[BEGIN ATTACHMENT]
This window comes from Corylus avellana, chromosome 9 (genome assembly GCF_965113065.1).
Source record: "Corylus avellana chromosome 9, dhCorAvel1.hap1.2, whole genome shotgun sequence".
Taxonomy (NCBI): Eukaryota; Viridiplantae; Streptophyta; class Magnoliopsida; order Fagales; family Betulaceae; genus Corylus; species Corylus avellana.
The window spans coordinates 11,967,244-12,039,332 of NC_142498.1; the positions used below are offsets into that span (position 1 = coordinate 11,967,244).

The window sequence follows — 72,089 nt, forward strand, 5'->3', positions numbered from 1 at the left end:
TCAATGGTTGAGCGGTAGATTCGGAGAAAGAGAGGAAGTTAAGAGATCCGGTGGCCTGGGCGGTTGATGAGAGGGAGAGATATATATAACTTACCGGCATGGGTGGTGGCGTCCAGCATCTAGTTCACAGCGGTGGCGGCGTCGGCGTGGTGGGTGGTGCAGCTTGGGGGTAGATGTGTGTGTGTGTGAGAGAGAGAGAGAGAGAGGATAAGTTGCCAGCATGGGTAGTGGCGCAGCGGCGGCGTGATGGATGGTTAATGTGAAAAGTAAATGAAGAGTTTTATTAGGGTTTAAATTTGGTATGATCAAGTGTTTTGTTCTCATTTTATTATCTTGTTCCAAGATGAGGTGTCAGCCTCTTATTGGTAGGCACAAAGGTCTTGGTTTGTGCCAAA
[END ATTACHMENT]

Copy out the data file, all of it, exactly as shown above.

This window comes from Corylus avellana, chromosome 9 (genome assembly GCF_965113065.1).
Source record: "Corylus avellana chromosome 9, dhCorAvel1.hap1.2, whole genome shotgun sequence".
Taxonomy (NCBI): Eukaryota; Viridiplantae; Streptophyta; class Magnoliopsida; order Fagales; family Betulaceae; genus Corylus; species Corylus avellana.
The window spans coordinates 11,967,244-12,039,332 of NC_142498.1; the positions used below are offsets into that span (position 1 = coordinate 11,967,244).

The window sequence follows — 72,089 nt, forward strand, 5'->3', positions numbered from 1 at the left end:
TCAATGGTTGAGCGGTAGATTCGGAGAAAGAGAGGAAGTTAAGAGATCCGGTGGCCTGGGCGGTTGATGAGAGGGAGAGATATATATAACTTACCGGCATGGGTGGTGGCGTCCAGCATCTAGTTCACAGCGGTGGCGGCGTCGGCGTGGTGGGTGGTGCAGCTTGGGGGTAGATGTGTGTGTGTGTGAGAGAGAGAGAGAGAGAGGATAAGTTGCCAGCATGGGTAGTGGCGCAGCGGCGGCGTGATGGATGGTTAATGTGAAAAGTAAATGAAGAGTTTTATTAGGGTTTAAATTTGGTATGATCAAGTGTTTTGTTCTCATTTTATTATCTTGTTCCAAGATGAGGTGTCAGCCTCTTATTGGTAGGCACAAAGGTCTTGGTTTGTGCCAAA